Physical pain in the heart or chest after losing someone has been labeled heartbreak or the broken heart syndrome. This acute pain has also been called stress cardiomyopathy or “takotsubo cardiomyopathy”. Takotsubo is a fishing pot with a narrow neck and a wide base that is used to trap octopus in Japan, and the left ventricle of the heart looks like that fishing pot following heartbreak.

Heartbreak has led to endocrine and immune dysfunction and serious medical conditions including cancer, hypertension and heart attacks. Although the heartache mimics symptoms of a heart attack, those with broken heart syndrome typically recover faster.

Cardiac contractile abnormalities and heart failure have been recorded by several investigators following acute emotional stress. Angiograms, however, revealed no clogged arteries in heartbreak, unlike real heart attacks.

In addition, cardiac enzymes typically released from damaged heart muscle during real heart attacks have not been reported. Although other heart changes associated with stress also occur including weakened contractions in the left middle and upper portions of the heart muscle and inverted T waves.

These heart changes have been attributed to exaggerated sympathetic stimulation and elevated catecholamines including norepinephrine and epinephrine.

Social Pain And Physical Pain Activate Similar Brain Regions

The same region (the right ventral prefrontal cortex) has been active in neuroimaging studies during painful stimulation. Greater RVPFC activation was associated with less pain. Because the RVPC is involved in cognitive activities, its activation during pain suggests the therapeutic use of cognitive tasks to interrupt social pain.

Cognitive tasks have been successful at least in reducing the impact of intrusive thoughts following rejection and loss. Thus, the underlying mechanisms common to physical and social pain include the location of the brain (the anterior cingulate cortex and the right ventral prefrontal cortex) and the opioid system.

Many of the neuroimaging studies that suggested that social rejection activated the pain matrix were Cyberball studies and small sample studies. A meta-analysis of the Cyberball studies, however, failed to support the claim that social and physical pain activate the same regions.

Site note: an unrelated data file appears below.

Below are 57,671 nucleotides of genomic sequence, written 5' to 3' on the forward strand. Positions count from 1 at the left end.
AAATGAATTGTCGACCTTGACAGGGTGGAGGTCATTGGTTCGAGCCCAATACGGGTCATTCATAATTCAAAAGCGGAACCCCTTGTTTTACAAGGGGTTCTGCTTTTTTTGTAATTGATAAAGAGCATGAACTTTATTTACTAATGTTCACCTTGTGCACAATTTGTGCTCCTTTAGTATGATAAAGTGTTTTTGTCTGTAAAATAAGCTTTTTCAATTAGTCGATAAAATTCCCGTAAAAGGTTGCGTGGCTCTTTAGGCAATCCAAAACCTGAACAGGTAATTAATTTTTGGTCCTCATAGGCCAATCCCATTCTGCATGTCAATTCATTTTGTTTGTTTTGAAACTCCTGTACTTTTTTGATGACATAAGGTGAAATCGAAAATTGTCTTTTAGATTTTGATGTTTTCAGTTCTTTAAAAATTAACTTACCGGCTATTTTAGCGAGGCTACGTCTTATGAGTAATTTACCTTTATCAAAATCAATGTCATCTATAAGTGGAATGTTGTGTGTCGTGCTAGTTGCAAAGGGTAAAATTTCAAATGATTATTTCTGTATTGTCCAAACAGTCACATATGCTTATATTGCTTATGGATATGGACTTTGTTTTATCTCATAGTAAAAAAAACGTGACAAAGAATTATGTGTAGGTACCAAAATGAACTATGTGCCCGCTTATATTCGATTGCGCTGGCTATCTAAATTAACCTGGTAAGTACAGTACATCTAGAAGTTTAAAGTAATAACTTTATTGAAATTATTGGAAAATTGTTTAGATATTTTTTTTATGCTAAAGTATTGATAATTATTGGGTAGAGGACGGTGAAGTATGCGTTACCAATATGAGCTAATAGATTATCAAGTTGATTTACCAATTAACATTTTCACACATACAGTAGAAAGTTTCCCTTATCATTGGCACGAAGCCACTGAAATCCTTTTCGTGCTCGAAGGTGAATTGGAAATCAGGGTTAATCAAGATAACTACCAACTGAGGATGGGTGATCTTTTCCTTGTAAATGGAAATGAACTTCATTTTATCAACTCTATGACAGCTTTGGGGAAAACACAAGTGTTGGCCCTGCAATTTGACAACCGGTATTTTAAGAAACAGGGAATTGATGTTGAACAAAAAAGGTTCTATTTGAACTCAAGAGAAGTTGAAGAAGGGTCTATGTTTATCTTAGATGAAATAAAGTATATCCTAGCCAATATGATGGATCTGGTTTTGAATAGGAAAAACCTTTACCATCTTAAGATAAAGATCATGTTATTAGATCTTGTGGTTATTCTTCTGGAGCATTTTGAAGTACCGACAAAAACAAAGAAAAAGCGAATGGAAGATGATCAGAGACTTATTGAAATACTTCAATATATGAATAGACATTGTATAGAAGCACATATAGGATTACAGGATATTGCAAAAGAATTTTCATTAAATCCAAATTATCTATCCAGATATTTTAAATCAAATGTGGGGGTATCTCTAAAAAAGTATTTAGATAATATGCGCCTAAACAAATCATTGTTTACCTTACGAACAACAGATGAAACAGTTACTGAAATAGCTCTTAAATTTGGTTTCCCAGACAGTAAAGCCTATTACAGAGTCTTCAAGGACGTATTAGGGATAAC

And, in a study in which participants experienced both physical pain (heat) and social pain (photos of ex-partners) on separate trials, the fMRI patterns discriminated the physical and social pain conditions, i.e. those conditions did not activate the same region (the anterior cingulate cortex).

fMRIs Of Rejected Love Are Similar To Those Of Romantic Love

The same brain areas that light up in long-term love relationships also light up in rejected relationships. In this study, women who were still in love with their rejecting partner viewed a photograph of their rejecting loved one and a photograph of a familiar individual interspersed with a counting task.

Similar brain areas were activated for rejected lovers, although they showed greater activity in the ventral pallidum than the in-love sample. This region has been associated with uncertain reward and delayed reinforcement. These data suggest that the brain systems involved in reward and motivation remain active in those who have been romantically rejected.

The data also showed that activity in regions associated with physical pain increased during rejection. These findings are consistent with data showing similar biochemical profiles for romantic love and romantic rejection.

Protective Factors

Several protective factors have been discussed in the literature on break-up distress including personality characteristics such as self-esteem, attachment style (secure versus anxious attachment), coping style, and rejection sensitivity. Other factors such as forgiveness, finding a new partner/ rebound, social support, healthy diet, heartbreak songs, and ball sports and dancing can mediate breakup distress. Finally, interventions, including cognitive behavioral therapy, intranasal oxytocin, and MDMA (3-4-Methylenedioxymethamphetamine) have been effective.

This study first published in International Journal of Behavioral Research & Psychology  by SciDoc Publishers.